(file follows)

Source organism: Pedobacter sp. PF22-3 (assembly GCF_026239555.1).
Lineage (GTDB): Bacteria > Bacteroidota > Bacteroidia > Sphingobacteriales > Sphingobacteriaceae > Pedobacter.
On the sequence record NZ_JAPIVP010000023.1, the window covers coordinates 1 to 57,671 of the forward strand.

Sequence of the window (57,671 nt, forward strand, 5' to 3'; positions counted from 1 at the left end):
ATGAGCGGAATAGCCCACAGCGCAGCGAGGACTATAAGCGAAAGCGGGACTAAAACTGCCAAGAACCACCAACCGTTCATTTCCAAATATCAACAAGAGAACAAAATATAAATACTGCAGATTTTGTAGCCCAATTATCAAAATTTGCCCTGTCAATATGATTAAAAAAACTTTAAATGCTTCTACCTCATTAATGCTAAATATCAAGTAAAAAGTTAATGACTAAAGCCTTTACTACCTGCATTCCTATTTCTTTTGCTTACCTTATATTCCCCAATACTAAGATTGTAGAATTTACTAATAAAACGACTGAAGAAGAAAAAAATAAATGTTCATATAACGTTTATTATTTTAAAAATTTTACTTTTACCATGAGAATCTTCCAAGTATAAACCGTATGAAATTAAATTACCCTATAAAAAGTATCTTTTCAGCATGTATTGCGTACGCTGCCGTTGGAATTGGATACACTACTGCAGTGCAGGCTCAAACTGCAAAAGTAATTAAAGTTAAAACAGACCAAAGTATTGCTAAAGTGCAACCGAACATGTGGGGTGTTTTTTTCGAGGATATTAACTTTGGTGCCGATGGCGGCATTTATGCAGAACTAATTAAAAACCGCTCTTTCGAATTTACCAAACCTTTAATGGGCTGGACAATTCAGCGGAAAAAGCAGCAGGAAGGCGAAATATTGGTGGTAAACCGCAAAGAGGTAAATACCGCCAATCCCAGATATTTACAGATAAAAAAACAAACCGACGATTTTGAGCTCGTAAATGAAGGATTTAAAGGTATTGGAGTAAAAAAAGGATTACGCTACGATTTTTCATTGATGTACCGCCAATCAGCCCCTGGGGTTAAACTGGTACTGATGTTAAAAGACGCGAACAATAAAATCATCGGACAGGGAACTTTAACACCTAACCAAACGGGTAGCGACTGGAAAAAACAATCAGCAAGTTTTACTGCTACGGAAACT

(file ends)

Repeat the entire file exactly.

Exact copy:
Source organism: Pedobacter sp. PF22-3 (assembly GCF_026239555.1).
Lineage (GTDB): Bacteria > Bacteroidota > Bacteroidia > Sphingobacteriales > Sphingobacteriaceae > Pedobacter.
On the sequence record NZ_JAPIVP010000023.1, the window covers coordinates 1 to 57,671 of the forward strand.

Sequence of the window (57,671 nt, forward strand, 5' to 3'; positions counted from 1 at the left end):
ATGAGCGGAATAGCCCACAGCGCAGCGAGGACTATAAGCGAAAGCGGGACTAAAACTGCCAAGAACCACCAACCGTTCATTTCCAAATATCAACAAGAGAACAAAATATAAATACTGCAGATTTTGTAGCCCAATTATCAAAATTTGCCCTGTCAATATGATTAAAAAAACTTTAAATGCTTCTACCTCATTAATGCTAAATATCAAGTAAAAAGTTAATGACTAAAGCCTTTACTACCTGCATTCCTATTTCTTTTGCTTACCTTATATTCCCCAATACTAAGATTGTAGAATTTACTAATAAAACGACTGAAGAAGAAAAAAATAAATGTTCATATAACGTTTATTATTTTAAAAATTTTACTTTTACCATGAGAATCTTCCAAGTATAAACCGTATGAAATTAAATTACCCTATAAAAAGTATCTTTTCAGCATGTATTGCGTACGCTGCCGTTGGAATTGGATACACTACTGCAGTGCAGGCTCAAACTGCAAAAGTAATTAAAGTTAAAACAGACCAAAGTATTGCTAAAGTGCAACCGAACATGTGGGGTGTTTTTTTCGAGGATATTAACTTTGGTGCCGATGGCGGCATTTATGCAGAACTAATTAAAAACCGCTCTTTCGAATTTACCAAACCTTTAATGGGCTGGACAATTCAGCGGAAAAAGCAGCAGGAAGGCGAAATATTGGTGGTAAACCGCAAAGAGGTAAATACCGCCAATCCCAGATATTTACAGATAAAAAAACAAACCGACGATTTTGAGCTCGTAAATGAAGGATTTAAAGGTATTGGAGTAAAAAAAGGATTACGCTACGATTTTTCATTGATGTACCGCCAATCAGCCCCTGGGGTTAAACTGGTACTGATGTTAAAAGACGCGAACAATAAAATCATCGGACAGGGAACTTTAACACCTAACCAAACGGGTAGCGACTGGAAAAAACAATCAGCAAGTTTTACTGCTACGGAAACT